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Meet Art the Clown for the first time in Damien Leone’s All Hallows’ Eve and check out the near perfect film from Michele Soavi, The Church.

Sour Patch Review Scale

The Cine-Files is a weekly film journal where I review and rate the movies I’m watching on a color scale, inspired by my love of Sour Patch Kids candy — green for the worst films, orange for average films, red for the great films, and blue for the absolute best of the best.

Ready for some must see horror? This week brings two terrifying tales: The wonderfully gory birth of a new slasher icon and a brilliant supernatural tale from the 80s that receives my highest recommendation. 

All Hallows’ Eve (2013, directed by Damien Leone)

Remember a few weeks ago when I was less than kind to a movie called Wrestlemaniac?  Well, this is a sweetly unforgiving little movie called All Hallows’ Eve, which was produced by the same filmmaker (Jesse Baget).  He only the producer for this, however, and it shows.

All Hallows’ Eve has blood, guts, tastelessness, and the balls to show it. 

It knows how to have fun with horror and not just be goofy and juvenile, like Wrestlemaniac.  And it bursts with color and a really fun premise: on Halloween night, a babysitter watches over a little boy and little girl, and after trick-or-treating, discovers an unlabeled VHS tape was dropped into the boy’s bag.

The boy is boisterously excited about seeing what is on the tape, and the babysitter relents to the begging.  Then we fade into what is actually on the tape, and it’s an anthology of 3 short films, all featuring a killer clown named Art the Clown.  Art’s costume is striped black and white, and he never talks.

The performance, by Mike Giannelli, is threatening, yet nuanced with ticks and physical humor that make him a very entertaining character.  Judging from his movement, I would call him more of a killer mime than a killer clown, which is fine with me.  The concept of a killer mime is a treasure chest of opportunity, which I’m pleased to say is something Leone is vigorously digging into.

Very recently a full-length Art the Clown movie called Terrifier has been released, and it is a very gory and enjoyable treat.

Art steals the show, and his antics in a bus station are especially memorable.  I got the feeling Art is so far gone that if you played along with him, he wouldn’t hurt you.  Lucky for the bloodthirsty viewer, though, that the object of Art’s malarkey in the bus station responds with “get the fuck away from me, you fucking freak.”  What was she thinking?  Calling a psycho killer mime in a horror movie a freak is a death sentence.  In this case, it’s even more than just a death sentence.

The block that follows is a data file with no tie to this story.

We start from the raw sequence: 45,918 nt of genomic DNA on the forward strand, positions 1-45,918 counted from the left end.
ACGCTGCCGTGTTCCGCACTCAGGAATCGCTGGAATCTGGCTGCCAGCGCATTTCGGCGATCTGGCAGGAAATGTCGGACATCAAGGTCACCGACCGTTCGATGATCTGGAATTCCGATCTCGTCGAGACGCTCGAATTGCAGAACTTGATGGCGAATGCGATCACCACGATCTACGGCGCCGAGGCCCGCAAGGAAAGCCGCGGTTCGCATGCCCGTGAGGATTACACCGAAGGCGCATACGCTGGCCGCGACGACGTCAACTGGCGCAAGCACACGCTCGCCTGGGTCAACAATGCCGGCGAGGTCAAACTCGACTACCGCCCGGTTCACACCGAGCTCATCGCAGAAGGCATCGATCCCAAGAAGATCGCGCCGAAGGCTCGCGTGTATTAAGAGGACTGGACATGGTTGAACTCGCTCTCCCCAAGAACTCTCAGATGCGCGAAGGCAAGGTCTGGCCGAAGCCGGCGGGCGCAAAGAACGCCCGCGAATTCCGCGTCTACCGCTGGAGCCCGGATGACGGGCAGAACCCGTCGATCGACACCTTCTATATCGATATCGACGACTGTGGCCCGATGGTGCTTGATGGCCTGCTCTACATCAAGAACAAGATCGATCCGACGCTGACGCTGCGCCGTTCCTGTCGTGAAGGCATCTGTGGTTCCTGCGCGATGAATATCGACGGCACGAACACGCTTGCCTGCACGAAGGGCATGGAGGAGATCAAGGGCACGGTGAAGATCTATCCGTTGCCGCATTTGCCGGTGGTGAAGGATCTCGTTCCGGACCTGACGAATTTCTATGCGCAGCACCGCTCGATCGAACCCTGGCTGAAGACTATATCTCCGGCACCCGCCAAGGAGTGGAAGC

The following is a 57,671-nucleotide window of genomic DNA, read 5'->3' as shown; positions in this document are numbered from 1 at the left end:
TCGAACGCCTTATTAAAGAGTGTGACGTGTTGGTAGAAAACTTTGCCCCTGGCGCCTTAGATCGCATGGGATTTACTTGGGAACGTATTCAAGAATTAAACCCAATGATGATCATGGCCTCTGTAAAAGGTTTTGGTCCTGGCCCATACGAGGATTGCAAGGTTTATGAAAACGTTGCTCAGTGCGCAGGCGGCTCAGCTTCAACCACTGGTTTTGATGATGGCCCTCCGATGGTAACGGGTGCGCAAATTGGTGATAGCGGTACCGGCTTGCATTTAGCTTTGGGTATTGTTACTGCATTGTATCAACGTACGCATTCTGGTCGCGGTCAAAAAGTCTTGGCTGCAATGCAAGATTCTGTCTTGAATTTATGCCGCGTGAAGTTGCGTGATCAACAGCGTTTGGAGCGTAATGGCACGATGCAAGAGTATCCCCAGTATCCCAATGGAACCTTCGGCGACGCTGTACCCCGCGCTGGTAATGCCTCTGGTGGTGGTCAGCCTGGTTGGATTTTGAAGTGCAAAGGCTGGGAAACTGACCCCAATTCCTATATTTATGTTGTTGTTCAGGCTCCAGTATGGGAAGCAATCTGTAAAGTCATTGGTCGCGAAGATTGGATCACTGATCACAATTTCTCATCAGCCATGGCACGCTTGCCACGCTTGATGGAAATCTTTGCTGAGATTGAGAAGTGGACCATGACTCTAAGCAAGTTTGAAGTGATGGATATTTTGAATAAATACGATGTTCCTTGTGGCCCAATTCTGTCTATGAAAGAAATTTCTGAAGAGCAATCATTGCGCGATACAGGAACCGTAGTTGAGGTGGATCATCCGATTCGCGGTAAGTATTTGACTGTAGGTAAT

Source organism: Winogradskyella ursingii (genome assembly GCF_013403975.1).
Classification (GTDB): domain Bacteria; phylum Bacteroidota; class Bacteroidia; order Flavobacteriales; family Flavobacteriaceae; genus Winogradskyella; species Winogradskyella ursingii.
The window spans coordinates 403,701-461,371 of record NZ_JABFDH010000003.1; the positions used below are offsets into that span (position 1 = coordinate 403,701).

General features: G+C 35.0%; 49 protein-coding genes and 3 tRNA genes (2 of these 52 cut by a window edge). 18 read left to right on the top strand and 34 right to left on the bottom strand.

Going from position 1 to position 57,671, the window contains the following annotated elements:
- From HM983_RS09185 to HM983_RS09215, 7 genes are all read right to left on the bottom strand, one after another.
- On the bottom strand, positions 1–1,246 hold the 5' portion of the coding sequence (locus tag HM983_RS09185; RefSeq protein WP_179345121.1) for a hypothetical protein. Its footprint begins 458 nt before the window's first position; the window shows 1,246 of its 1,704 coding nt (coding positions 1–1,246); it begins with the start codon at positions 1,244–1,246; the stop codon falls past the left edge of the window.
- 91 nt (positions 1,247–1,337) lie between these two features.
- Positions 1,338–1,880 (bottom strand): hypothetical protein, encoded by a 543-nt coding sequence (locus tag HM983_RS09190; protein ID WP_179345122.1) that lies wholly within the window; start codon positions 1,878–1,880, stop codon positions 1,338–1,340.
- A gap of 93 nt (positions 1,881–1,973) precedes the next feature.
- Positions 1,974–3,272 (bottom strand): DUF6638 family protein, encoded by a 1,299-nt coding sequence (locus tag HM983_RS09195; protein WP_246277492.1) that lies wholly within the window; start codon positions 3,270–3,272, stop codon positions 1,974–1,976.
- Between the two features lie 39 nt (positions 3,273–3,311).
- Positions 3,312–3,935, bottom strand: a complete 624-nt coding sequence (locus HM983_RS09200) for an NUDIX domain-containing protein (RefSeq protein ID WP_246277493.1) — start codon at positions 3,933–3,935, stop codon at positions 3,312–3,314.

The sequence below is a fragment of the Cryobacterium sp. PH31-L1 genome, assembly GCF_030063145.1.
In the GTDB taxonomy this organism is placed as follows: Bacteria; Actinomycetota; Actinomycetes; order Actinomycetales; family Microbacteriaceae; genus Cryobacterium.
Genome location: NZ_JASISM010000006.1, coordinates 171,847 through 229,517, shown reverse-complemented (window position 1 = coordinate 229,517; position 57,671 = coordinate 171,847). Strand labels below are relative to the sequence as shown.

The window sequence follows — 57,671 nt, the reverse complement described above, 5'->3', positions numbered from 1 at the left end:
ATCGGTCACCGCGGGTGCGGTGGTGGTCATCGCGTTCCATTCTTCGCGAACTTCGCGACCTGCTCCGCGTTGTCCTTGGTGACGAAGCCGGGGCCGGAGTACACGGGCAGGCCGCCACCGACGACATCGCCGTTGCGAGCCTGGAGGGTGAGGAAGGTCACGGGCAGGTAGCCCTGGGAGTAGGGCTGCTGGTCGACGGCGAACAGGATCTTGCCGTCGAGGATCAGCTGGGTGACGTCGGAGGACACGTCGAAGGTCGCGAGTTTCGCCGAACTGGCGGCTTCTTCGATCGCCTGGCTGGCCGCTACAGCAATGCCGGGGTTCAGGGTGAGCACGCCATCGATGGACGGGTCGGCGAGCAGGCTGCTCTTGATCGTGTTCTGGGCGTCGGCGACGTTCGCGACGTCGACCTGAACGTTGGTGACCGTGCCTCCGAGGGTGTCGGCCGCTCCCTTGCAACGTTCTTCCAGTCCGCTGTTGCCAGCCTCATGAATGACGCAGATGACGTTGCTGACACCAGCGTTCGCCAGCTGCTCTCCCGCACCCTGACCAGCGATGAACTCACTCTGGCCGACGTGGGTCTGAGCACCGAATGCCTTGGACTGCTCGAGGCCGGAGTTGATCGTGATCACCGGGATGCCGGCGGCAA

All three segments are a lot of fun, and the wraparound babysitter story serves as much more than just bookends.  I recommend this without reservation.  Gore, a few chuckles, a squeaky horn, and the worst c section ever await you.

Three Red

The Church (1989, directed by Michele Soavi)

I give a lot of good reviews here.  But it isn’t to ingratiate myself or get free stuff.  I use this column mostly to focus on old releases that have long ago had their time in the limelight, and are now being re-released, or are still just banished to dusty libraries and Amazon warehouses.  This brings me to Scorpion Releasing’s new remaster of The Church.

I will state right here and now that I believe The Church is Michele Soavi’s best movie. 

Galaxies better than Dellamorte Dellamore (Cemetery Man), the one people seem to love the most.  I doubt that opinion will go over well.  But there is haunting, cursed evil mojo in The Church that isn’t present in any of Soavi’s other films.  It isn’t present in many other films at all.  Period.

The Church terrifies me.  It makes me hide under blankets.  Seriously, there is an almost fog-like atmosphere that it projects out of the screen.  I’m sure a lot of it has to do with the score, by Keith Emerson (and a little Philip Glass).  Doom-singing organs cast an evil spell on your ears, whispering to you, promising you an hour and forty minutes of relentless bizarre horror, darkness, and dread.*

It starts with the slaughter of an innocent village (or is it?) of witches in Medieval Germany by Teutonic Knights.  The massacre is extremely upsetting.  Religious paranoia at it’s finest.  It isn’t excessively gory or anything, there is just a negative energy of some kind in the actual picture that makes it very disturbing to me.  Some kind of priest asshole in a flat black hat instructs the knights to bury the entire village — some not dead yet — and have a cathedral built over it, in order to contain the evil.

But does it contain the evil?  Haha, hell no.  During a modern-day restoration of interior art and cataloging of church texts, an evil energy breaks free from the witches’ grave and traps everyone inside the church.  The architecture inside the church itself is all hooded statues, rusty gears, and madness.  I’ve never seen anything like it before.

I’m leaving out around 70% of it, but I encourage you to hunt it down and see it for yourself.  It doesn’t matter if you don’t want to spend the money on the Scorpion version, because the old Anchor Bay version is uncut too.  I’m coming through the screen!  I’m thrashing you!  SEE THIS MOVIE!

*I have included a selection from the soundtrack, because it communicates a clear picture of what the atmosphere of the film is.

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